15 in a Row


This week I have listened to fifteen sermons. No, I have not been at a very long church service, nor have I been glued to online services. Rather I have been listening to student preachers give their brief final term sermons. It has been an interesting experience, that has been followed by preaching a sermon of my own today.


Have you heard a good sermon lately? Listening to so many sermons made me think about what makes a good sermon.


Using the following criteria, we use for assessing sermons, I suggest the following five things.


1. A good sermon is biblical. I would expect to see a meaningful interaction with the biblical text. This can come in a variety of forms. A sermon on a whole book, verse by verse exposition of a passage, a sermon on one text, or a topical sermon that uses a variety of texts. What I am looking for is not uniformity in style but an attitude in the preacher that makes it plain that Scripture is the controlling factor in the sermon.


2. A good sermon is theological. Is the sermon communicating a message that reflects core beliefs of the Christian faith?


3. A good sermon is contemporary. Sermons are not history lessons, or academic essays, they should communicate with relevance to our present context.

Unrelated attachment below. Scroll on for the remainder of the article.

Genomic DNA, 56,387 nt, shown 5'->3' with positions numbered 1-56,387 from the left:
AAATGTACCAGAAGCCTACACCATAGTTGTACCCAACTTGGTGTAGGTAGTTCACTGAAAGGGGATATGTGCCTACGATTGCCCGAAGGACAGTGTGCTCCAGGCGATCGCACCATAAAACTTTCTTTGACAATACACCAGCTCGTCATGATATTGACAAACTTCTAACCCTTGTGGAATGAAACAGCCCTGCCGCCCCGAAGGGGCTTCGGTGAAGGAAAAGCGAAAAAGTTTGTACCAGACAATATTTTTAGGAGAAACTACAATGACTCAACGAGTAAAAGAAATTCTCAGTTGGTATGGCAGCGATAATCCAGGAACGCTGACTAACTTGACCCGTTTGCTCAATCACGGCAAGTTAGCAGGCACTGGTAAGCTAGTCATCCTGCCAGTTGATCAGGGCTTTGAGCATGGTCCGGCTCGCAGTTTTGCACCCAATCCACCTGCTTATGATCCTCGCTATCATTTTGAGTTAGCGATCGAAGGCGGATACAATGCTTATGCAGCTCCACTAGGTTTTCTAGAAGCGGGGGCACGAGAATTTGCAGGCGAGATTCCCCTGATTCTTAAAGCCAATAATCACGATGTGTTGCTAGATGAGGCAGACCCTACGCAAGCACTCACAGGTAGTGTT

4. A good sermon has a recognizable structure. There is no set method of doing this. What is needed is a clear sense of the movement of the message that allows a hearer to follow it.


5. A good sermon is a good piece of communication. The preacher has something to say and says it in a way that hearers want to listen.


A good sermon is always more than the sum of its parts; it could have all of the five features above, yet still fall flat. I want a sermon to retain my attention, show me something fresh, engage my imagination, touch my emotions, and call me to make a response.


There is a sense in which sermons that have all the correct components are like rocket on firework night. They contain all the magnificent explosive power that delights the spectators, but nothing is going to happen unless someone lights the blue touch paper. There is a spark that creates a flame. Some sermons simply lack this.


One of the sermons I heard this week was about time. The preacher placed a carriage clock next to him as an object lesson, and them preached a sermon using from Ephesians 5:15-17 as his main text.


The theme of time was woven throughout the sermon in a very skilful way. He did refer to other scriptures, but these were introduced without slowing the pace of the sermon or distracting the hearer.


Praise God for sermons like that. The preacher spoke about time without being tedious, legalistic or moralistic. The sermon made me grateful for the gift of time and exercised about how I use it.



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